Two Buck Yuks: Riding the storm outWritten by Keith Bergman | | email@example.com
I’m writing this in a hotel room in Grand Rapids, Mich., waiting for the weather to clear before I drive home. It’s close to midnight, and I have to get my kids to school in the morning. The storms that rolled through Nov. 17 did their fair share of damage, though we were largely spared the horrors that befell Kokomo, Peoria and other cities to the west. All I’ll be dealing with on my journey is high winds, some leftover rain squalls and the overcaffeinated thoughts in my head.
So was it worth being away from my family when a potential natural disaster hit? Did the risks I took driving from last night’s gig in Lansing, through horizontal rain and hail, outweigh the rewards? These are the big-picture questions that bubble under the surface for anyone who sacrifices time and resources to pursue what is ultimately a selfish endeavor. My kids didn’t have a better day today because I had a good set in a hotel bar. I blew the doors off the club in Lansing before an audience of 250 last night, but after gas and meals, the trip was financially a net loss. What does that say about me as a father and spouse?
I made a joke tonight onstage that my iPhone now tells me, when I’m away from home, how much time it will take to drive back. My wallpaper photo is a picture of my children. All I need now is a “Cat’s in the Cradle” ringtone when my son calls and I’ll have the crappy-parenting hat trick. I wonder how much Verizon charges for that?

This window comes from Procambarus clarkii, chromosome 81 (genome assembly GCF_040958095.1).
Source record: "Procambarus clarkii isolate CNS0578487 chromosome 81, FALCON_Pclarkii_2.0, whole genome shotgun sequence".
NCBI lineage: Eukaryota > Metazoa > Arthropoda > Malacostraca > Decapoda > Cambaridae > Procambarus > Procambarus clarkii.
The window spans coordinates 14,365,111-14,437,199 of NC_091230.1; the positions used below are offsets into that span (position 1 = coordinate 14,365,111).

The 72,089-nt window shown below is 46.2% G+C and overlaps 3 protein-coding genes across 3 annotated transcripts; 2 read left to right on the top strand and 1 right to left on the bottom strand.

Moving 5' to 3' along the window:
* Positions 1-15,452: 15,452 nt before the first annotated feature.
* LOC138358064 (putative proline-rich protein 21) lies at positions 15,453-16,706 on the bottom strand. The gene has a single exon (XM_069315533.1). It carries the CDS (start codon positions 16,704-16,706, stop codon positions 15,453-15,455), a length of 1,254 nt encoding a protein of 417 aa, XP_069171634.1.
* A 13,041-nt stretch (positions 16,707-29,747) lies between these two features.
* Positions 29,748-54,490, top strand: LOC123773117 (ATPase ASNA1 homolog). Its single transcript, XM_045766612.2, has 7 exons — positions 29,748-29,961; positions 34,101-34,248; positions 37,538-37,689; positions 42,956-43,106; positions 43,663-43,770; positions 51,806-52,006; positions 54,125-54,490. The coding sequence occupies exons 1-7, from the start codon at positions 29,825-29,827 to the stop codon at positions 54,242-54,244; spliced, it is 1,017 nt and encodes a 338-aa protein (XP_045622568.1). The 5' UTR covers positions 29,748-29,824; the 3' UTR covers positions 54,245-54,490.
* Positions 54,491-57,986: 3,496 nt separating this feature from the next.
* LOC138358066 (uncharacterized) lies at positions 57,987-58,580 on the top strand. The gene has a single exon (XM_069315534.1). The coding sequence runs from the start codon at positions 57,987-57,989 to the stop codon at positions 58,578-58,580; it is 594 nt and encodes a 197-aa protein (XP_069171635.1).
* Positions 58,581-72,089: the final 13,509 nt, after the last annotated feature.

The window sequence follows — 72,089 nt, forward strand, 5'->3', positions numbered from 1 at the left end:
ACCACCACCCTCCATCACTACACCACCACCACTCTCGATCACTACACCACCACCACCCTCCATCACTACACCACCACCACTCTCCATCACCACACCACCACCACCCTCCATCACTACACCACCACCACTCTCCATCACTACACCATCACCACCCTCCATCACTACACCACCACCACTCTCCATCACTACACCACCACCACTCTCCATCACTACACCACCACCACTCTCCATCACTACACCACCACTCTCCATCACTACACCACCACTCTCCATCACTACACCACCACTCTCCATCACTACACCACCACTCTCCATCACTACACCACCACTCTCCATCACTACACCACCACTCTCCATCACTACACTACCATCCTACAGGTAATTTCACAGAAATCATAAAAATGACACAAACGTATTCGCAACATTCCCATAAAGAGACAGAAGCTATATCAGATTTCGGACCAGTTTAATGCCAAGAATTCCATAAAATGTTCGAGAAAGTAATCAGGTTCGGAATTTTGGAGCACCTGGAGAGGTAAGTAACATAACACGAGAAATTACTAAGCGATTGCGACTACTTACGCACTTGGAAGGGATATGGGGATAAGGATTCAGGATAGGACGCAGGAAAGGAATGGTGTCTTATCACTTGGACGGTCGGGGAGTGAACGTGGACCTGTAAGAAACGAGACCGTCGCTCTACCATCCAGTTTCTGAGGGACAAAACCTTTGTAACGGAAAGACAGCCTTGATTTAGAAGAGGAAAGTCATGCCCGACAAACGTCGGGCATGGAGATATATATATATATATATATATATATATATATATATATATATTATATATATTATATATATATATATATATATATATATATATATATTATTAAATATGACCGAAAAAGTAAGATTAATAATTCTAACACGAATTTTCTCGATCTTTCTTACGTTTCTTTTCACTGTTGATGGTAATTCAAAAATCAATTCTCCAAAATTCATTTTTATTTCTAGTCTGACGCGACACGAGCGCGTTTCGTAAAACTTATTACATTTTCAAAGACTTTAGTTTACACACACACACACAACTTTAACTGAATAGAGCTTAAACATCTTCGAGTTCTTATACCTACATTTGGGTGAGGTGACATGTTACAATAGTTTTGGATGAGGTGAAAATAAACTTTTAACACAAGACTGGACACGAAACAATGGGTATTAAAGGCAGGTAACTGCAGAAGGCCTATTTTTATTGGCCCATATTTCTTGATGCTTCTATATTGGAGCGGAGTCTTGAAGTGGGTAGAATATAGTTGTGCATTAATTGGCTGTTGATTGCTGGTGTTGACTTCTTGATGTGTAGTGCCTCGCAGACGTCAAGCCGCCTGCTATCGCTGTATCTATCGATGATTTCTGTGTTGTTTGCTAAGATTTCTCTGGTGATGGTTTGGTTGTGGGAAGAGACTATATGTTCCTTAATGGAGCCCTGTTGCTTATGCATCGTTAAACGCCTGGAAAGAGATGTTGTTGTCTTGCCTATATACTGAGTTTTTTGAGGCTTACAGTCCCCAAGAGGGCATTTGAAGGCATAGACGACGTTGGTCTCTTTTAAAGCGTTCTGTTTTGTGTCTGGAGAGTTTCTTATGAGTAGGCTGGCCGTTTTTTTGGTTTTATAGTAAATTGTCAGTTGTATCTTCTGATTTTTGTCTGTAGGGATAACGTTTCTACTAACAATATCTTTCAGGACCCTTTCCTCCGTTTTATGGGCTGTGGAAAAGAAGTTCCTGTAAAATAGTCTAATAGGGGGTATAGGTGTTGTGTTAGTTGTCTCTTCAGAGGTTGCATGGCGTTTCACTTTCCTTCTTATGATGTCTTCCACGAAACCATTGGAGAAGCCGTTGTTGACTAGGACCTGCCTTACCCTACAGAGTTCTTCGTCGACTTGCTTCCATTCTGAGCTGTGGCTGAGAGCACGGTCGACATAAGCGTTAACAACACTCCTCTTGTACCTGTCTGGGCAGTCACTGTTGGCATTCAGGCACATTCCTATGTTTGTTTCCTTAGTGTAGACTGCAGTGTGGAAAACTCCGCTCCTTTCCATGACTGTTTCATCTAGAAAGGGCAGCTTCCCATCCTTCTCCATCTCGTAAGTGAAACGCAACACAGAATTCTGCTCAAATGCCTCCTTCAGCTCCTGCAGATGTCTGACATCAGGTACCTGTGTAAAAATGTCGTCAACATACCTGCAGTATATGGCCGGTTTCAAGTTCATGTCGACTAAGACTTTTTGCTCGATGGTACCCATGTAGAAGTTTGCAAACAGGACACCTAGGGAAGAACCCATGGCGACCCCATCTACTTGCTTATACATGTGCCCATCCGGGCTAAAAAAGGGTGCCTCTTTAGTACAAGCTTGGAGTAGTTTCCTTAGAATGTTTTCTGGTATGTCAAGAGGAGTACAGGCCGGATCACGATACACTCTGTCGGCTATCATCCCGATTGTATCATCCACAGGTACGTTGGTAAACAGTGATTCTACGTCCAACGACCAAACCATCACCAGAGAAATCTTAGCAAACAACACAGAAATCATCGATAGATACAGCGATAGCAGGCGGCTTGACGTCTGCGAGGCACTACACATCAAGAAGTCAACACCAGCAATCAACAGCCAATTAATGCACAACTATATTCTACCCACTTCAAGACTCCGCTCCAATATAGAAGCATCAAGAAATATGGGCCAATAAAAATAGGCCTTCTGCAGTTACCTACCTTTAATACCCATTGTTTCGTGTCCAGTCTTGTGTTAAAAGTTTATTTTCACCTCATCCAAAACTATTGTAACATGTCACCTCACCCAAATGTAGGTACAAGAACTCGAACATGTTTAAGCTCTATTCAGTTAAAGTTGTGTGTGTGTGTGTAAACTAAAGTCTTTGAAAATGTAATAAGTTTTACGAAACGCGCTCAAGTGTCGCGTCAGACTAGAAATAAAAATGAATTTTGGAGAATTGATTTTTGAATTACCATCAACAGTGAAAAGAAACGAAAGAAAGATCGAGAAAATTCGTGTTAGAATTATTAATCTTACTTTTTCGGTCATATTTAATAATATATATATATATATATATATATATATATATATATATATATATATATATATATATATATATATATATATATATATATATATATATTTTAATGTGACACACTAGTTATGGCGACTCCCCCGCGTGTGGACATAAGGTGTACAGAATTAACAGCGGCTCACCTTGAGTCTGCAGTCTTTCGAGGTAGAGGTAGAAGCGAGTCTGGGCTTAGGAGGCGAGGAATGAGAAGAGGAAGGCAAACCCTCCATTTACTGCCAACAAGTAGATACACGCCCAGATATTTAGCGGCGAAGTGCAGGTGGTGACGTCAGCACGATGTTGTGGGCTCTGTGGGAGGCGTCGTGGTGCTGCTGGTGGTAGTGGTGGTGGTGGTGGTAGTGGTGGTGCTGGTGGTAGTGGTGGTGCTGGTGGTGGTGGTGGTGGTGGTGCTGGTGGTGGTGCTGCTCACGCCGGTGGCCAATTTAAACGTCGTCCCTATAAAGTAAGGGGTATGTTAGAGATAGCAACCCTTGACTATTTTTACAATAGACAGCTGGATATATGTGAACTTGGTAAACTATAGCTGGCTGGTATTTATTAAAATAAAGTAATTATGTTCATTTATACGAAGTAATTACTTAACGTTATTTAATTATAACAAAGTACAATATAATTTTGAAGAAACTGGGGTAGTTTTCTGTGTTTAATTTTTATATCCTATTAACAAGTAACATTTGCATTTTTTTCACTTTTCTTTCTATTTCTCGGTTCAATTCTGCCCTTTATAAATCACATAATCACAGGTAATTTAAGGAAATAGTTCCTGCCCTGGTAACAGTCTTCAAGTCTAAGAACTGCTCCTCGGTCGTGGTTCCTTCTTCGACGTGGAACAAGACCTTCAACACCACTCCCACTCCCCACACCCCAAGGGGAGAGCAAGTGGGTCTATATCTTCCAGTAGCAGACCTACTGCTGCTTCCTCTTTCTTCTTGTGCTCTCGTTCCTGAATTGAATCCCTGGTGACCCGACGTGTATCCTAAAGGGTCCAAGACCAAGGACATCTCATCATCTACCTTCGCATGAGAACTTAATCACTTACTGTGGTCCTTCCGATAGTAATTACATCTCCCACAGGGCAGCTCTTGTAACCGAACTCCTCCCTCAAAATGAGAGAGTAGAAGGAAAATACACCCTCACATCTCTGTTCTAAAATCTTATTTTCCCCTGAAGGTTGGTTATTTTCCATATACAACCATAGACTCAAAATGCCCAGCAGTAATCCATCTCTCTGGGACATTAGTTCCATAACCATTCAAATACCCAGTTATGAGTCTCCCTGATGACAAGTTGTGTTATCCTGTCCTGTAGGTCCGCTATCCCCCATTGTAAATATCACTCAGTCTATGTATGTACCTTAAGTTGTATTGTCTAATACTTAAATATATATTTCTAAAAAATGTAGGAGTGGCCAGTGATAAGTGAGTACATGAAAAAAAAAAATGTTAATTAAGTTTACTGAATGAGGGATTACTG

It got a laugh, but it’s not so funny as I pack my bag to drive home in bad weather. The idea behind pursuing a creative muse is to wring as much as you can out of a finite life. I want to show my children by example that you should pursue the things you love in life with passion and gusto. But I also don’t want to be an empty spot in their childhood memories.
Most of the time, I keep that nagging voice of self-doubt at bay — I know the time I spend with my kids is meaningful, and they know they are loved. But when you’re white-knuckling the steering wheel at 1 a.m. trying to keep the car on the road, the radio station’s been simulcasting the local StormTrack DopplerPanic 97000 Team for the past two hours, and your brain is replaying photos of leveled houses in an endless loop, those primal pack-leader instincts come to the surface and you feel like you’ve let down generations of alpha males.
Once the sun’s out tomorrow, this feeling will fade and I’ll be itching to hit the road again. It’s a weird, uneasy truce you make, fitting all the pieces of a life together. I’m starting to realize I’ll never have it all figured out, and that I’m not supposed to. We do our best, we swing for the fences, and when the world gets ugly, we ride the storm out until we get home. Wish me luck.
Keith Bergman hosts the Two Buck Yuks comedy showcase at The Blarney Event Center, 601 Monroe St., at 8 p.m. every Wednesday at 8 p.m.